Leo Hindery Today: Discussing the “Real Economy” Instead of a “Delusional Economy”

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leo hindery.jpg
I’ve asked Leo Hindery to spend some time with us at the New America Foundation today. It’s a brown bag deal — but I’ll provide the sodas and cookies (though I’m on a diet).
Hindery was the most quoted voice after a major forum we recently held that drew together economic advisers from the Clinton, Obama, McCain, and Edwards campaigns. He is intriguing because he’s a telecom executive and used to serve as CEO of AT&T Broadband and headed the Yankees Entertainment and Sports Network — but he believes in a stakeholder approach to modern capitalism, not the winner-takes-all mania that is producing super-winners and super-losers, undermining America’s middle class, and wrecking the present and future economy.
Hindery was the Senior Economic Adviser to John Edwards during his presidential run. Hindery has now signed on to the Obama campaign — and has represented Obama a number of times — but today he is not speaking on behalf of any campaign. . .just himself.
In my view, we are seeing two bubbles burst on the global economic stage at the same time — one is housing and the other is the world of complex financial instruments and derivatives.
We are going to have a discussion about these economic challenges today and how to focus on the “real economy” rather than the “delusional economy” — while Bernanke is doing the same (at the same time) over at the Joint Economic Committee in Congress. I will be speaking as well in addition to Sherle Schwenninger who heads the New America Foundation Economic Growth Program and Bruce Stokes, economics columnist at National Journal. We are starting at noon sharp for locals and ending exactly at 1:30 pm.
More later — but I thought that there were a number of bloggers and thinkers in DC today that might find this fun to participate in. For those not in DC, I’d be happy to get a link of the digital video/audio sent to you directly by my colleagues. Just email me.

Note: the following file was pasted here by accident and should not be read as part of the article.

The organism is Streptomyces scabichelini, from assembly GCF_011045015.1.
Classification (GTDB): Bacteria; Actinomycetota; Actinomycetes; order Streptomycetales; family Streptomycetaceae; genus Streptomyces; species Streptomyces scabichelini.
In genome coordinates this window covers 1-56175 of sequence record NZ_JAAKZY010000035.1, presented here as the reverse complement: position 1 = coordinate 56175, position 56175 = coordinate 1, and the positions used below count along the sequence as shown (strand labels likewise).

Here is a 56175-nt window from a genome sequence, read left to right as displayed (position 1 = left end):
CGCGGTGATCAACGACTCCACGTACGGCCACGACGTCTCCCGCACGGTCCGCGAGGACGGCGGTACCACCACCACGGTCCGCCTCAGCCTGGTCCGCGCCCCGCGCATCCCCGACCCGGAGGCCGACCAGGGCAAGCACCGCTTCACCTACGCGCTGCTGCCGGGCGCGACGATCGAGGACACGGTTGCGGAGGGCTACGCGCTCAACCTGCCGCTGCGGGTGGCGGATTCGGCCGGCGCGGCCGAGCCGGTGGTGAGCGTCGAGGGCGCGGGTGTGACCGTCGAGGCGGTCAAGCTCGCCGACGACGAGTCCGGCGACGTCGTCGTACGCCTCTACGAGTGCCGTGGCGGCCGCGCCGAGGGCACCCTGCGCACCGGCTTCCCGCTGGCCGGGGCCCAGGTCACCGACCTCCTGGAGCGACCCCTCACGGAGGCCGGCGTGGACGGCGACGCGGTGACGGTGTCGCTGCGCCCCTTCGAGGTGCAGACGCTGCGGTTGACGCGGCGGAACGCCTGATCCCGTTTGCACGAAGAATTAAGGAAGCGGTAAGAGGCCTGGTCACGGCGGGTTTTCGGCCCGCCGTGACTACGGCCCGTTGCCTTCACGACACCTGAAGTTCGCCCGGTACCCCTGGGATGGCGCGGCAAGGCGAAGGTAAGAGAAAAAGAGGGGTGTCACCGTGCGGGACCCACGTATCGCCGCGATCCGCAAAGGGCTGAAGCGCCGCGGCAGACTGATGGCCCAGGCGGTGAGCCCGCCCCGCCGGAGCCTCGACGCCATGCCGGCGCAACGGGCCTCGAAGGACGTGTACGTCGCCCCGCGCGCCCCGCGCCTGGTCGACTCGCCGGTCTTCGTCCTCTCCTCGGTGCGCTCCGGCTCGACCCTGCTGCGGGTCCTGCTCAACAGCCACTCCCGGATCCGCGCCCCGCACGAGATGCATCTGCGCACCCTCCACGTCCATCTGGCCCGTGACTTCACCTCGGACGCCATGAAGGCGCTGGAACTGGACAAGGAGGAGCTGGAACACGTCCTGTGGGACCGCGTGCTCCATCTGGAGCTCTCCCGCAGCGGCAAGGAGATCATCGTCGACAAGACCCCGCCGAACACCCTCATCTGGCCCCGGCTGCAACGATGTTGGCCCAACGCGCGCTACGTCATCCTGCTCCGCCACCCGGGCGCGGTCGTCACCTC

— Steve Clemons

Comments

15 comments on “Leo Hindery Today: Discussing the “Real Economy” Instead of a “Delusional Economy”

  1. DonS says:

    Right on schedule, another installment from you friendly banker, err, financier, err boss??? Apparently the Chinese are covering all their bases.
    http://www.cnn.com/2008/US/04/05/airport.arrests.ap/index.html

    Reply

  2. DonS says:

    Or maybe just sell our secrets, thus avoiding awkward Pollard-like events
    http://www.washingtonpost.com/wp-dyn/content/article/2008/04/02/AR2008040203952.html?hpid=topnews

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  3. PissedOffAmerican says:

    Perhaps China could sell us to the highest bidder. I’m sure we could arrange to loan Israel the money for the purchase.

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  4. PissedOffAmerican says:

    Sorry for the interuption, but…….
    If you are reading this comment, it must mean you are online, eh??? Its not exactly rocket science, is it?
    (Brilliant, aren’t I?)
    So heck, you’re online anyway. So why not drop Feith an email, and let him know who the real “asshole” is?
    From the TPMuckraker………
    Feith boasted to Sands that back in 2002, he “was really a player” in ensuring that Gitmo detainees would not receive Geneva protections. But when Sands asked him “whether, in the end, he was at all concerned that the Geneva decision might have diminished America’s moral authority,” Feith got nasty:
    He was not. “The problem with moral authority,” he said, was “people who should know better, like yourself, siding with the assholes, to put it crudely.”
    Feith’s email is djf35@georgetown.edu.
    His office number is 202-687-7846.
    As long as he brought up the subject of “assholes”, go ahead, rip him a new one.

    Reply

  5. JohnH says:

    As long as you’re on the subject of the delusional economy, why not make it into a series and include the “delusional foreign policy.” I sure Howard Zinn would welcome the help kicking off his new book:
    http://www.tomdispatch.com/post/174913/howard_zinn_the_end_of_empire_
    It’s time to start talking about the real American foreign policy as practiced today, not the fairy tales put forward by realists and neocons to distract our attention and create the pretense of participating in a feel-good, noble cause.